Jones said he didn’t have any plans to fight again and had turned down various offers, including for bare knuckle bouts and to box in Saudi Arabia. Instead, he planned to remain involved in the sport as a trainer for a handful of fighters, including middleweight Chris Eubank Jr. Jones also had a long run as an analyst on HBO before the network dumped its boxing coverage at the end of 2018. Jones said he is interested in returning to commentating when his HBO contract expires at the end of this year.
But because Jones had a chance to face Tyson, who he wanted to face so many years ago, he accepted the fight, even though he said he is not thrilled with his $1 million guaranteed purse, which is a pittance compared to the reported $10 million Tyson is getting.
“The financial part is really crazy. It’s nothing like it should be, but if I was thinking about it in terms of financials I wouldn’t have taken the fight because it’s nothing like it should be,” Jones said.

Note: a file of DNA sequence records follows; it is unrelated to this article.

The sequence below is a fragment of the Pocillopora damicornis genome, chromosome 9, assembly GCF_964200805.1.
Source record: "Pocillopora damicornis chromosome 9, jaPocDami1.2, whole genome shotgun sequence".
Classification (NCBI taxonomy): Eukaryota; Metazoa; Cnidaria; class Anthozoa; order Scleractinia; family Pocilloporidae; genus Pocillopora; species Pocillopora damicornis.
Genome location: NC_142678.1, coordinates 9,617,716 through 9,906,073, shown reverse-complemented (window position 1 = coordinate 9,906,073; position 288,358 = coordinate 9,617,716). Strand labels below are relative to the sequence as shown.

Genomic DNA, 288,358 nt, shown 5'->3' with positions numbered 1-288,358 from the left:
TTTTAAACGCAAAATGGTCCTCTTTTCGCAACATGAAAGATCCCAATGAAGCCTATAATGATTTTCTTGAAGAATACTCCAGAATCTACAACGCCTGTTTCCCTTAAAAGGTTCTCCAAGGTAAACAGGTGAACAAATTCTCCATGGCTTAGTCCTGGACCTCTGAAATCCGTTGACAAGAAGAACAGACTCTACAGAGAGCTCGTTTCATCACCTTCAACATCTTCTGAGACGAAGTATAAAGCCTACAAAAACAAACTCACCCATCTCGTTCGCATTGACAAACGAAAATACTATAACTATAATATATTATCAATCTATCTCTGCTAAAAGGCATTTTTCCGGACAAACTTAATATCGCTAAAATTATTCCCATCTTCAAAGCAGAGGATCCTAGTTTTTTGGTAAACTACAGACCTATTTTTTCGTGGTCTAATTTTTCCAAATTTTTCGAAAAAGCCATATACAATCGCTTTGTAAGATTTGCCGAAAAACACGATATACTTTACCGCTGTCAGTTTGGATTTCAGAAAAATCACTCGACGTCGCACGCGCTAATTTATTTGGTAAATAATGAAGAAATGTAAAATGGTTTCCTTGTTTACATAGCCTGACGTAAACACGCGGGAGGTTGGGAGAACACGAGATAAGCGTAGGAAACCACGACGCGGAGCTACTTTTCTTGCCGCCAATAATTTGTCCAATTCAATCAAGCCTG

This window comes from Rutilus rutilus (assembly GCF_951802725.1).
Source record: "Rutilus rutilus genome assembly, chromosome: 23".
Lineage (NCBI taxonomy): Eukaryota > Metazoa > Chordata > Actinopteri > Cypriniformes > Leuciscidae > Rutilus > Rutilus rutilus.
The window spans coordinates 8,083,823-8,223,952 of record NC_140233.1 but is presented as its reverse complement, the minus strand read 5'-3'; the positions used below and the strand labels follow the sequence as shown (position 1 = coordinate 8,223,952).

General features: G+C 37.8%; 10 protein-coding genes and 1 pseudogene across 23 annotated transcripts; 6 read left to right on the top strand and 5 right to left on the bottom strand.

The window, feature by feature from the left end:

“Financial really has nothing to do with it. I did it because it came up at a time when nothing was really happening (due to Covid-19), no football, no basketball was happening. Everybody was trapped inside because of Covid so I was like, you know what? Why not? What else do people have to look at? Let’s go ahead and do it. It was Mike Tyson. Why not? Let’s go.”
With that, Jones began to get himself in the proper frame of mind and body to get back in the ring. He went to trainer Tom Yankello’s camp in Pittsburgh and said he has approached this fight as if was a serious championship level bout.
“I have to, it’s all I know,” Jones said.
Once in camp, he said it brought back good memories.
“You do miss (the training) and it makes you remember the golden days of how fun it was to get away for camp,” Jones said. “You realize why you did what you did. I’m enjoying getting ready for the fight. I think Tom is enjoying it more than me. He’s saying we should try to do it again. I’m like, ‘Wait a minute, let’s get through this, you know?’ But I’m really enjoying it.”